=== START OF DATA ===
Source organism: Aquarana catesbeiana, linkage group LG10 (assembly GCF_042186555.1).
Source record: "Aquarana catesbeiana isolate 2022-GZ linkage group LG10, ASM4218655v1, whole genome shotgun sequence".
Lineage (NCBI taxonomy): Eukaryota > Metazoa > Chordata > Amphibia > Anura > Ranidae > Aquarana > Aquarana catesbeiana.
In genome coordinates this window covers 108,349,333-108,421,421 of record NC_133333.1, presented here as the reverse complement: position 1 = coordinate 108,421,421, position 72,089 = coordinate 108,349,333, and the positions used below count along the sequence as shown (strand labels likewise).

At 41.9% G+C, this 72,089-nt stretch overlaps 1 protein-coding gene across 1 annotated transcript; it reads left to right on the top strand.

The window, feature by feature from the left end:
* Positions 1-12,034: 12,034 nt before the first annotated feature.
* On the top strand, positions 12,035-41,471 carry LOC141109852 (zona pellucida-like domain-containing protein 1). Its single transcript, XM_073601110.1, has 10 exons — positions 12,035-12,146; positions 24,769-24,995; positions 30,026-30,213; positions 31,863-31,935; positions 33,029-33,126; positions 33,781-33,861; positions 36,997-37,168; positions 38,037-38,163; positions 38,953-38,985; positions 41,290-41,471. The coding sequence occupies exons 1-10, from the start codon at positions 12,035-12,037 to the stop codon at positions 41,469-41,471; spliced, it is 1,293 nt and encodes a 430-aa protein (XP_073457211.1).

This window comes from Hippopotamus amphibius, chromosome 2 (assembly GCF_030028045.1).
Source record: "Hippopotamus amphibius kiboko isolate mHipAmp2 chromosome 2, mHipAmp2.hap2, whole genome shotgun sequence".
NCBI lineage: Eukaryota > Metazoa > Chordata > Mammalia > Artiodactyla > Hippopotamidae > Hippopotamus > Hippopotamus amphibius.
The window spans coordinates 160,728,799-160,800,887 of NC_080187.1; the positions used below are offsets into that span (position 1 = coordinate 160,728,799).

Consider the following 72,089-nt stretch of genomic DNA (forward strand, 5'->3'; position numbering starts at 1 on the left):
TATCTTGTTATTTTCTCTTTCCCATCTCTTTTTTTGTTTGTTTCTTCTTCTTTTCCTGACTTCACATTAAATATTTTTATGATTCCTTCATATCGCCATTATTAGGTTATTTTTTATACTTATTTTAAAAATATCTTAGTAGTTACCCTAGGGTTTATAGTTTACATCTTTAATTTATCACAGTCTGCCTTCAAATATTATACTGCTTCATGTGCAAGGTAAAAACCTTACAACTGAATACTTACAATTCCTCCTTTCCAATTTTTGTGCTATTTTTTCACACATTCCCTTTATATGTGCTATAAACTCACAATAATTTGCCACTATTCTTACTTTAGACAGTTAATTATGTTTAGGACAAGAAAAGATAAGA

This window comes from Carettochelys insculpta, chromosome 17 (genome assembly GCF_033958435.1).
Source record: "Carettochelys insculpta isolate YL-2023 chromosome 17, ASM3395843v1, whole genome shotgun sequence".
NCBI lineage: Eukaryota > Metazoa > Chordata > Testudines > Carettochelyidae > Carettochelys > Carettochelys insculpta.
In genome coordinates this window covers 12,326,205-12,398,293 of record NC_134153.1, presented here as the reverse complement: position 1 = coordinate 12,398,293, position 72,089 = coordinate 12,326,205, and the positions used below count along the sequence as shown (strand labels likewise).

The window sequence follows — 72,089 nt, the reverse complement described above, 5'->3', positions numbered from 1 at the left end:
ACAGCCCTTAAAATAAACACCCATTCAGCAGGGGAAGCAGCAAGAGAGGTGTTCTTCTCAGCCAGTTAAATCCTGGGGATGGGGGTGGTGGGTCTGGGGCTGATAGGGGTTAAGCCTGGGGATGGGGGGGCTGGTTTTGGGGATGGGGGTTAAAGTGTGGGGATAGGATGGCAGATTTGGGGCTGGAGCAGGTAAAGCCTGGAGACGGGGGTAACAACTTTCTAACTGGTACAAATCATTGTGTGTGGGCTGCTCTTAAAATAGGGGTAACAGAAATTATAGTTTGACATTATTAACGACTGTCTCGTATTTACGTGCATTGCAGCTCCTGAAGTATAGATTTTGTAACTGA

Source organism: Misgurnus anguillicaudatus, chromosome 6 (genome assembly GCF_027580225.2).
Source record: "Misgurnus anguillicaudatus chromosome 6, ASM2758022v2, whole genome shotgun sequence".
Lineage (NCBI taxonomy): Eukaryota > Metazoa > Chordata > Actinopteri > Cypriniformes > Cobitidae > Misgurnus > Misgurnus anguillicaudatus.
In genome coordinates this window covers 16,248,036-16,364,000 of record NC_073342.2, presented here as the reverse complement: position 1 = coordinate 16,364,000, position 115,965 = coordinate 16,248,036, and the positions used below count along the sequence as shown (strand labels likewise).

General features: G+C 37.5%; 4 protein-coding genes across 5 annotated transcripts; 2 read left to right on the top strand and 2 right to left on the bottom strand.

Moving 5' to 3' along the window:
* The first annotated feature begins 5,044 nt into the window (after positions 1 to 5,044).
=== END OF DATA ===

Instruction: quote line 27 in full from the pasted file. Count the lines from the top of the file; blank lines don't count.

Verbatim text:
* The first annotated feature begins 5,044 nt into the window (after positions 1 to 5,044).